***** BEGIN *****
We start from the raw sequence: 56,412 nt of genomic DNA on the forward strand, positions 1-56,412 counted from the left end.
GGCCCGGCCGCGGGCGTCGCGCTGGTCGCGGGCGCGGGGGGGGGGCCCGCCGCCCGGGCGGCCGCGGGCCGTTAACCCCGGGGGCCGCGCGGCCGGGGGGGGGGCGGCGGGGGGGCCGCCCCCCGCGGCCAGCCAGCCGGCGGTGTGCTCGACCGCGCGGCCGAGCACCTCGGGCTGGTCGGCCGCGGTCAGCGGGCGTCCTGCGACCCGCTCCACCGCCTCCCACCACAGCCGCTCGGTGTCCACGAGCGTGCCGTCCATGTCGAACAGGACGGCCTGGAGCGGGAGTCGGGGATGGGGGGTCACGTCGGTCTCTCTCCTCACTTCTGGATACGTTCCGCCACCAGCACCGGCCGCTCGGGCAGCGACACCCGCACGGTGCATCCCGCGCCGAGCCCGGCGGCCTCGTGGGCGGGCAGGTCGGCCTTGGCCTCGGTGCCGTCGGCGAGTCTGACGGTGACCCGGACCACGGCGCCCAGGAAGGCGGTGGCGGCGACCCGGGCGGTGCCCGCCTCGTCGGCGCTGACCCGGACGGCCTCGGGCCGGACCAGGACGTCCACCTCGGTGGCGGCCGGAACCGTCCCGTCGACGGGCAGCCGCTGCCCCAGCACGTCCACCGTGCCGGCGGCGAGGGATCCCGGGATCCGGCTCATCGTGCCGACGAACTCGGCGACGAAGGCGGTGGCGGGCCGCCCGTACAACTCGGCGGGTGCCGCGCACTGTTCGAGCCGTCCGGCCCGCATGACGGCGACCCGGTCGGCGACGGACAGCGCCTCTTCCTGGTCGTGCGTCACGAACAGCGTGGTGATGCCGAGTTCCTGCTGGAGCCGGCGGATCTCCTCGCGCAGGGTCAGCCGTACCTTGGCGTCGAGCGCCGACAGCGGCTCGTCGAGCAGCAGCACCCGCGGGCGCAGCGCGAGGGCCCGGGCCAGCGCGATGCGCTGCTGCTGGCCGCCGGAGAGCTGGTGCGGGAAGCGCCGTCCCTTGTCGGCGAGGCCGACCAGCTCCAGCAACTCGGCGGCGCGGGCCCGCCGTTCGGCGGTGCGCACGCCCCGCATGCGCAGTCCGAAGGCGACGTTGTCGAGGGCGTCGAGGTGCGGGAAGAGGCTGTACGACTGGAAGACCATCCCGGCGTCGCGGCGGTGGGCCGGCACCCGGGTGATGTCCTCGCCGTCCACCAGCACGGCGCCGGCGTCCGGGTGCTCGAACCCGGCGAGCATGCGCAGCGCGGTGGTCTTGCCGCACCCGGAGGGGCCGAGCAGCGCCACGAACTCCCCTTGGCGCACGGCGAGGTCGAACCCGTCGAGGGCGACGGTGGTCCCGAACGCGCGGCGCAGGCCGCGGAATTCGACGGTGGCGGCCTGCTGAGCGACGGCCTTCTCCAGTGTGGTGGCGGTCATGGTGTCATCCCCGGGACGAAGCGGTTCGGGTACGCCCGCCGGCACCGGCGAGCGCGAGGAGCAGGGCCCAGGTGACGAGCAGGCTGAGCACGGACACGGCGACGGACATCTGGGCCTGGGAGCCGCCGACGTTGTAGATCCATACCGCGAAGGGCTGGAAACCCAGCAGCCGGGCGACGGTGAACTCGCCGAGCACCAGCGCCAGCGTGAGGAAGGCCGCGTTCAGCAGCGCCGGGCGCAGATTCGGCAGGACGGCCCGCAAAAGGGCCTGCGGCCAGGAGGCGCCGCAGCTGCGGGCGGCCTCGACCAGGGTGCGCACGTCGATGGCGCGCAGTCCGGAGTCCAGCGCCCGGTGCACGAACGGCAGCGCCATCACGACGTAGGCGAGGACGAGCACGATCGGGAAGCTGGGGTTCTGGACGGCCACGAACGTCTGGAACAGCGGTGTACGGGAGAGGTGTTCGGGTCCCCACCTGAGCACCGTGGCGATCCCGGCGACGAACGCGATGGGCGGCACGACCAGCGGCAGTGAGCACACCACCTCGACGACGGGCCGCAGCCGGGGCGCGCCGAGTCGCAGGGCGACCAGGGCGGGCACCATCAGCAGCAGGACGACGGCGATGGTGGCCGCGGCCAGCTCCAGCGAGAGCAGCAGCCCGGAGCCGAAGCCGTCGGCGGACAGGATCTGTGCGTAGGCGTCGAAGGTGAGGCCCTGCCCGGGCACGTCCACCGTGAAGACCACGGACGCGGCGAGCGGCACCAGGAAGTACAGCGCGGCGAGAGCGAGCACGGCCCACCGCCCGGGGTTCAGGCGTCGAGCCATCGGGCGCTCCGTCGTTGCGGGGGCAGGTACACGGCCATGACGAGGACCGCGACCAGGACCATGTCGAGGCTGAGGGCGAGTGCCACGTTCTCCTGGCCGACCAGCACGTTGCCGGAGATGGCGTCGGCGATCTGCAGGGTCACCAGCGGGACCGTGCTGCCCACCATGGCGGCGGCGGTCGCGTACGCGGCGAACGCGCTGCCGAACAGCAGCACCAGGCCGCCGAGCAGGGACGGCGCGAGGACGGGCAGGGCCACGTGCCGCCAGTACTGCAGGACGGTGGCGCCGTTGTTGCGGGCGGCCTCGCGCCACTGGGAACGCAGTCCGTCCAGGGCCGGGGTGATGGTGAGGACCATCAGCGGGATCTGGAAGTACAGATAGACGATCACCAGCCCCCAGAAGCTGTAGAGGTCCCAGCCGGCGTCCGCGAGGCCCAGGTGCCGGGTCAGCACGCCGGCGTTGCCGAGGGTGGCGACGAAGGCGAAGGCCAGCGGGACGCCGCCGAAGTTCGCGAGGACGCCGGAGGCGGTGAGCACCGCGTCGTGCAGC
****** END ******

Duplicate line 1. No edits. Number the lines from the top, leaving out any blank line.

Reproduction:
We start from the raw sequence: 56,412 nt of genomic DNA on the forward strand, positions 1-56,412 counted from the left end.